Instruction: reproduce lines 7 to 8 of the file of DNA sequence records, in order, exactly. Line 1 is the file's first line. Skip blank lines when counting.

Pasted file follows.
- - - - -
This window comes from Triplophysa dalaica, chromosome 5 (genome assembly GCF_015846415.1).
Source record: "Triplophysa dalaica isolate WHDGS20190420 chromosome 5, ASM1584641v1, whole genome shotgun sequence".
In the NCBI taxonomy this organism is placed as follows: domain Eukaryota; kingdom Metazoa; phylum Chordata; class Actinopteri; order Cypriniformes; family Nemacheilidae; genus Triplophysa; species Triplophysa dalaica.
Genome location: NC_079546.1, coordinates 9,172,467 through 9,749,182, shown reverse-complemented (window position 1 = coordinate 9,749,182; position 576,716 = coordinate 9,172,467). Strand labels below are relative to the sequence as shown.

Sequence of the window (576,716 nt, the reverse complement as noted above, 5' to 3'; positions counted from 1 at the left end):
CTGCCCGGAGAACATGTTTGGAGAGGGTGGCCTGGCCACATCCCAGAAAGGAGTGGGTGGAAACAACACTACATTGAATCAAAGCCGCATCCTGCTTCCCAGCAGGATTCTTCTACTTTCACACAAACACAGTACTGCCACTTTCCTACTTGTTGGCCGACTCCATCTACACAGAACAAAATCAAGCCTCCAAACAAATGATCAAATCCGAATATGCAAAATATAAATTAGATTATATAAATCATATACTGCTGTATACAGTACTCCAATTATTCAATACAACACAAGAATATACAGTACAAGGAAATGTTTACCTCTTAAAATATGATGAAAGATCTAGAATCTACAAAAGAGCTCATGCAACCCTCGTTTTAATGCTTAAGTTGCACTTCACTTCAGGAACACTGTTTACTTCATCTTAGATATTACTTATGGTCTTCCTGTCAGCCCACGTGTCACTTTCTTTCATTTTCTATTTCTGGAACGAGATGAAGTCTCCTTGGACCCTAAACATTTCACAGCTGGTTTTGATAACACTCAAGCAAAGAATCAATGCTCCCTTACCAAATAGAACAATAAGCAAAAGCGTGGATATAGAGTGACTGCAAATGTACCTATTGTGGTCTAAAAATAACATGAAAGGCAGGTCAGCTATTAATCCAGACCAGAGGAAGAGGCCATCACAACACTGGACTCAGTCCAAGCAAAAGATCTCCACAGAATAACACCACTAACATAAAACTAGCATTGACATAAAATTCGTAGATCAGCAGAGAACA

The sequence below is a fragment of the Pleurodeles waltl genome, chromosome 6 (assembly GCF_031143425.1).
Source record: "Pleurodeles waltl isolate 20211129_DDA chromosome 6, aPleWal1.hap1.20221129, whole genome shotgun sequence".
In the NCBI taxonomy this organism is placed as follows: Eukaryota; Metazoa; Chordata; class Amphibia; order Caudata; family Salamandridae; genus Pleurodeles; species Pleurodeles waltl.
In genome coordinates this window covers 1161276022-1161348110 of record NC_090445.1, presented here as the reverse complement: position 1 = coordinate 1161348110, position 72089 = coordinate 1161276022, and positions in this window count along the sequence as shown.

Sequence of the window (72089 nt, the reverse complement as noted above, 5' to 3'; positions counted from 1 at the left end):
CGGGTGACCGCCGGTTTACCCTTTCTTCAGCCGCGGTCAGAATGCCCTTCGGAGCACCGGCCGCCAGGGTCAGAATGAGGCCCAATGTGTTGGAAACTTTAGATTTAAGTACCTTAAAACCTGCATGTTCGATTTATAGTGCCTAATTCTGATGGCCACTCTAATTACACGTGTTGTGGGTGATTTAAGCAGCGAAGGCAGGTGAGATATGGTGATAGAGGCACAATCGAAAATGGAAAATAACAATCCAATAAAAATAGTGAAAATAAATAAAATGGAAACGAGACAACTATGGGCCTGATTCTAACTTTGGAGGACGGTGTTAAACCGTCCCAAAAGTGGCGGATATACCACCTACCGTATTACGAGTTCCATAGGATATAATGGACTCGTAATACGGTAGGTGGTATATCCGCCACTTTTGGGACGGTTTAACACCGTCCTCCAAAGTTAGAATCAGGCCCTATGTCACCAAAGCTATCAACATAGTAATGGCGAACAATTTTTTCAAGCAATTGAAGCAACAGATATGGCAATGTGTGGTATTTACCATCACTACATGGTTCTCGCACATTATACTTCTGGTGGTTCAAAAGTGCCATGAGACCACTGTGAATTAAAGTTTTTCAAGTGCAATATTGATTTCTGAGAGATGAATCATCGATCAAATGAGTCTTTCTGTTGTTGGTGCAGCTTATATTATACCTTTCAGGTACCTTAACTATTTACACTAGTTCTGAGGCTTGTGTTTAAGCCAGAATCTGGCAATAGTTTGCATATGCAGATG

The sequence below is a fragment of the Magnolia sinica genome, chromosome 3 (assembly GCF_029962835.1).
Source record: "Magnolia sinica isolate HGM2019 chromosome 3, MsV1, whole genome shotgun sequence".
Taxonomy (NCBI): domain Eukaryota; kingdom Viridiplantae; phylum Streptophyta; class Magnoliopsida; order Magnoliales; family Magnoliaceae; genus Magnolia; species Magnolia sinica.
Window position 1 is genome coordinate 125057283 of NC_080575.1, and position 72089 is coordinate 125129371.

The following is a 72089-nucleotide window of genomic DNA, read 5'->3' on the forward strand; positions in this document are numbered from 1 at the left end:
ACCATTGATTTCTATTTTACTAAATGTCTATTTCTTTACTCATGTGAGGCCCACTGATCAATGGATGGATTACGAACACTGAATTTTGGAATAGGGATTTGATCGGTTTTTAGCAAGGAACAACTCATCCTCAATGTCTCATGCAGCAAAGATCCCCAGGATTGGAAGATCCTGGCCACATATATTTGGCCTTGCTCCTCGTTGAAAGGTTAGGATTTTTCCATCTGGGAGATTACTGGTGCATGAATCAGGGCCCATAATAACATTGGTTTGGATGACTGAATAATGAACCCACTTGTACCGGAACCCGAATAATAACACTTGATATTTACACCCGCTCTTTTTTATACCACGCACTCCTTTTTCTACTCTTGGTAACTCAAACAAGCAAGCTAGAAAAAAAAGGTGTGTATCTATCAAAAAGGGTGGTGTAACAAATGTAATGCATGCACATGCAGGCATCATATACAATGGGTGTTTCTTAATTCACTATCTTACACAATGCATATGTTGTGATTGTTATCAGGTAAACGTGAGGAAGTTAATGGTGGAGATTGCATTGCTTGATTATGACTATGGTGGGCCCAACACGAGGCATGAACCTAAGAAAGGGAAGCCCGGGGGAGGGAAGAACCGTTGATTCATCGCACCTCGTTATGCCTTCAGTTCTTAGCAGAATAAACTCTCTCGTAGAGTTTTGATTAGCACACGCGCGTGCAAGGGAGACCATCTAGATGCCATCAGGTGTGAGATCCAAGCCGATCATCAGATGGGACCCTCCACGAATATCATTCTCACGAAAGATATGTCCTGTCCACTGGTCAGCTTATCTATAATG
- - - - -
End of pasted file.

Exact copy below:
The sequence below is a fragment of the Pleurodeles waltl genome, chromosome 6 (assembly GCF_031143425.1).
Source record: "Pleurodeles waltl isolate 20211129_DDA chromosome 6, aPleWal1.hap1.20221129, whole genome shotgun sequence".